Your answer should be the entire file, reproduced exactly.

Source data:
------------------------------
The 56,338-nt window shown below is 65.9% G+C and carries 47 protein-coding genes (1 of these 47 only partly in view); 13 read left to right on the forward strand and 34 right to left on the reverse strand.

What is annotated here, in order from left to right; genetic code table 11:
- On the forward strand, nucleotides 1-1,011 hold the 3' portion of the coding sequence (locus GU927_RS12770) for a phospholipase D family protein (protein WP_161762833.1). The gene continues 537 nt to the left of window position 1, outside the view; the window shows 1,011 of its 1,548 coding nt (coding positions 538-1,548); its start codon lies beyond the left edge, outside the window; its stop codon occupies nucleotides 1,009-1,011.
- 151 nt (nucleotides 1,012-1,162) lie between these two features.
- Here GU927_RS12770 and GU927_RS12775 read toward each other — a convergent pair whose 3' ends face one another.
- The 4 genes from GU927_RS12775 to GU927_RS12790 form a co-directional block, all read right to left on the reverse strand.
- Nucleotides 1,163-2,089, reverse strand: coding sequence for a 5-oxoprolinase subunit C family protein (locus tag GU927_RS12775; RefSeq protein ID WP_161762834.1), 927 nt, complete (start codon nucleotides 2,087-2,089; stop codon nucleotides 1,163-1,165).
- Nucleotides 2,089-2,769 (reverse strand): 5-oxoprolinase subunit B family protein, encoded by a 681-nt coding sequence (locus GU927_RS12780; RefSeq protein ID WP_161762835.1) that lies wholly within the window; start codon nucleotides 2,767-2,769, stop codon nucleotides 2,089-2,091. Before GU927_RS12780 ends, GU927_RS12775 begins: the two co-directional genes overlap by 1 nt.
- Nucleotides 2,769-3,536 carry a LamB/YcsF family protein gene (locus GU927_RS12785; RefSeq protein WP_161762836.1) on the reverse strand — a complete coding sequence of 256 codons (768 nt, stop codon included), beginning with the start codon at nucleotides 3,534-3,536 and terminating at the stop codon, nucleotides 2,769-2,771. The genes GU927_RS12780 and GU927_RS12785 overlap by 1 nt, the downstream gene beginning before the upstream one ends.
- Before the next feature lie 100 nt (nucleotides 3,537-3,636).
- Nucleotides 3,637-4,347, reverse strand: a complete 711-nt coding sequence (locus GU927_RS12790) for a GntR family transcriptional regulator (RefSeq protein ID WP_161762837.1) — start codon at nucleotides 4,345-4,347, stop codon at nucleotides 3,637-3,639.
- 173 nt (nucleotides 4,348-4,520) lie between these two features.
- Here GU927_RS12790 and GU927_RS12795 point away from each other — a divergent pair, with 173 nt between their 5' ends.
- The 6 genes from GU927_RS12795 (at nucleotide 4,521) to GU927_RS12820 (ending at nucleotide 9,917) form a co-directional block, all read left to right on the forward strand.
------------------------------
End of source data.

The 56,338-nt window shown below is 65.9% G+C and carries 47 protein-coding genes (1 of these 47 only partly in view); 13 read left to right on the forward strand and 34 right to left on the reverse strand.

What is annotated here, in order from left to right; genetic code table 11:
- On the forward strand, nucleotides 1-1,011 hold the 3' portion of the coding sequence (locus GU927_RS12770) for a phospholipase D family protein (protein WP_161762833.1). The gene continues 537 nt to the left of window position 1, outside the view; the window shows 1,011 of its 1,548 coding nt (coding positions 538-1,548); its start codon lies beyond the left edge, outside the window; its stop codon occupies nucleotides 1,009-1,011.
- 151 nt (nucleotides 1,012-1,162) lie between these two features.
- Here GU927_RS12770 and GU927_RS12775 read toward each other — a convergent pair whose 3' ends face one another.
- The 4 genes from GU927_RS12775 to GU927_RS12790 form a co-directional block, all read right to left on the reverse strand.
- Nucleotides 1,163-2,089, reverse strand: coding sequence for a 5-oxoprolinase subunit C family protein (locus tag GU927_RS12775; RefSeq protein ID WP_161762834.1), 927 nt, complete (start codon nucleotides 2,087-2,089; stop codon nucleotides 1,163-1,165).
- Nucleotides 2,089-2,769 (reverse strand): 5-oxoprolinase subunit B family protein, encoded by a 681-nt coding sequence (locus GU927_RS12780; RefSeq protein ID WP_161762835.1) that lies wholly within the window; start codon nucleotides 2,767-2,769, stop codon nucleotides 2,089-2,091. Before GU927_RS12780 ends, GU927_RS12775 begins: the two co-directional genes overlap by 1 nt.
- Nucleotides 2,769-3,536 carry a LamB/YcsF family protein gene (locus GU927_RS12785; RefSeq protein WP_161762836.1) on the reverse strand — a complete coding sequence of 256 codons (768 nt, stop codon included), beginning with the start codon at nucleotides 3,534-3,536 and terminating at the stop codon, nucleotides 2,769-2,771. The genes GU927_RS12780 and GU927_RS12785 overlap by 1 nt, the downstream gene beginning before the upstream one ends.
- Before the next feature lie 100 nt (nucleotides 3,537-3,636).
- Nucleotides 3,637-4,347, reverse strand: a complete 711-nt coding sequence (locus GU927_RS12790) for a GntR family transcriptional regulator (RefSeq protein ID WP_161762837.1) — start codon at nucleotides 4,345-4,347, stop codon at nucleotides 3,637-3,639.
- 173 nt (nucleotides 4,348-4,520) lie between these two features.
- Here GU927_RS12790 and GU927_RS12795 point away from each other — a divergent pair, with 173 nt between their 5' ends.
- The 6 genes from GU927_RS12795 (at nucleotide 4,521) to GU927_RS12820 (ending at nucleotide 9,917) form a co-directional block, all read left to right on the forward strand.